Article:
Right now, many believe that for Southern California to solve its fresh water problem we must invest more money and energy into desalinating water from the Pacific. As of 2004, there were sixteen small desalination plants in operation throughout Southern California, with plans for an additional nineteen plants to be built in the next decade (Starratt, 2004). The most recently approved plans come from Huntington Beach where they will begin building a $350 million desalination plant into the same small beach city that is already home to a nearly $500 million groundwater replenishment plant (Shankman, 2009). It is these kinds of fiscally irresponsible decisions that will continue to doom Southern California’s water needs in the future.
Further south, in San Diego County, plans for a $984 million desalination plant to be built in Carlsbad are in the works. Despite this enormous cost to build, the plant will provide for less than 8% of California’s water needs. Also, the water produced in these plants costs twice as much to produce as it does to import equal amounts of water from Northern California and the Colorado River (Boxall, 2013).
It is important to keep in mind that the costs for putting in these types of large-scale desalination plants are only this low because it will be using the infrastructure already in place from pre-existing offline power plants. To build a desalination plant of this size from scratch, which is what will be needed if that is the route we are going to take to answer our demands for water, it will cost nearly double. A desalination plant that is being proposed, which will be located near Camp Pendleton, is estimated to cost the state $1.9 billion dollars (Shankman, 2009).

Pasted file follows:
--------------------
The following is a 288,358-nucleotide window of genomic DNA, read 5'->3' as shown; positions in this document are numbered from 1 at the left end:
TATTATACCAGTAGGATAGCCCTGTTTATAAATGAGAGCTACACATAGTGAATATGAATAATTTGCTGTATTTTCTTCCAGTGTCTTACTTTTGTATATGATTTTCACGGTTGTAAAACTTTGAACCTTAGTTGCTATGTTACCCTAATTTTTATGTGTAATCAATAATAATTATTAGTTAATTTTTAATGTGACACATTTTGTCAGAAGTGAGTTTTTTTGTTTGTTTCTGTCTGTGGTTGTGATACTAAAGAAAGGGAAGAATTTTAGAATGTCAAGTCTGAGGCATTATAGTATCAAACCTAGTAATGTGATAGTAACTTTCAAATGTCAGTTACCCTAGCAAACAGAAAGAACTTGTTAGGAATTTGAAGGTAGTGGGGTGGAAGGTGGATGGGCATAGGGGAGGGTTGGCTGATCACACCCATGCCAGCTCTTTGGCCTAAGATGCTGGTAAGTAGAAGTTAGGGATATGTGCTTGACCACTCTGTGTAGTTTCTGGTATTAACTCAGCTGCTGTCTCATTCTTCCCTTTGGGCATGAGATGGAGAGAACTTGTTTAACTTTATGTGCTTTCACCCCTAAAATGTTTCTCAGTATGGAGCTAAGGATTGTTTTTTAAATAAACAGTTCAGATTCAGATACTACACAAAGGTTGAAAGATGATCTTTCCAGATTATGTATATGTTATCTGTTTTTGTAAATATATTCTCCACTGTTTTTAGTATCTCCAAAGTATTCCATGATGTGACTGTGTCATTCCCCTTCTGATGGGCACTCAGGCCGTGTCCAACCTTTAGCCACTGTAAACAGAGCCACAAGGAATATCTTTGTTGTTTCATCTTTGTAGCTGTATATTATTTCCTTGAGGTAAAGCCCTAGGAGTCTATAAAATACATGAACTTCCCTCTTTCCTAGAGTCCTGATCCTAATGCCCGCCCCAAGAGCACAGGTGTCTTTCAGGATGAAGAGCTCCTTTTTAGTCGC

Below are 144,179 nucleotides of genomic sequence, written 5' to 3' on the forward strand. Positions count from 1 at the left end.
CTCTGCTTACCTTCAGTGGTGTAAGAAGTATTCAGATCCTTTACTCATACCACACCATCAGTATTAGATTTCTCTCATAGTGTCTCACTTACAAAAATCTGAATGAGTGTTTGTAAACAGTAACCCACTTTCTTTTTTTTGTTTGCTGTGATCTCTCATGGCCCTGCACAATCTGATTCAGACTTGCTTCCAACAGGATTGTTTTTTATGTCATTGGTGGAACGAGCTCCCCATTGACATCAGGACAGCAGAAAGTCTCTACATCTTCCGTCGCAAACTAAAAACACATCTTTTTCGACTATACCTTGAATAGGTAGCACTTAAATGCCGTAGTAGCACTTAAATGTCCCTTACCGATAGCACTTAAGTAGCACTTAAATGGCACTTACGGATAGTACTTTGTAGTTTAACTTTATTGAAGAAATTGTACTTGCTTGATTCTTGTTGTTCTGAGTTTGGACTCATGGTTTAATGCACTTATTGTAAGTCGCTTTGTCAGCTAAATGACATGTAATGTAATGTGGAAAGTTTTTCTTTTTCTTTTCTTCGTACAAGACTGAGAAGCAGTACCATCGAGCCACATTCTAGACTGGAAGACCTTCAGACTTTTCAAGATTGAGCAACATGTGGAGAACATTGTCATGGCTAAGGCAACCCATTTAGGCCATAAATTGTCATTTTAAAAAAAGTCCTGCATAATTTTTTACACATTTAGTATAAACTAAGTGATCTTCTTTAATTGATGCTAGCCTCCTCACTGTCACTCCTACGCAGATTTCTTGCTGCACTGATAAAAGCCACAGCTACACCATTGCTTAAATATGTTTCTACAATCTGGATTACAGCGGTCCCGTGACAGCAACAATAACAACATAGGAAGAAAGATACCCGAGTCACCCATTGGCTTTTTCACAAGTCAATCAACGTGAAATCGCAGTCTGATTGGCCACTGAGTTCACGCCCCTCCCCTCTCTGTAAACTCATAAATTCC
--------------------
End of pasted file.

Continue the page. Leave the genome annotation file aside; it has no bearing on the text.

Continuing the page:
These plants are
also extremely wasteful, as it takes three gallons of seawater to produce one gallon of potable, drinking water. The other two gallons become salty brine that is dumped back into the ocean (Greenlee, 2009). This is disastrous for marine life directly off the coast as it causes harmful algal blooms, which in turn create harmful neurotoxins that negatively affect marine ecosystems along with human health (Caron, 2010). These algal blooms, created by the plants themselves, can turn these multi-billion dollar plants offline, and in some cases, permanently. That has to make one wonder whether or not it is a wise decision to invest so much money into such unstable facilities.
Not only do these plants cost the state billions, but also cost the coastal regions in which they are located tens of millions of dollars annually (Caron, 2010). These coastal towns, which rely on their summer revenue created by tourism and hoards of people from all over Southern California coming to their beaches, will be crippled. Along with creating unusable beaches and killing off local wildlife indigenous to Southern California, these plants are flat-out ugly.
The scariest part of all though, is that if we follow through with these plans to build these polluting, energy intensive, and costly facilities, California’s water future will be even uglier than the desalination plants themselves.
By: Faith Sugerman and Alex Creem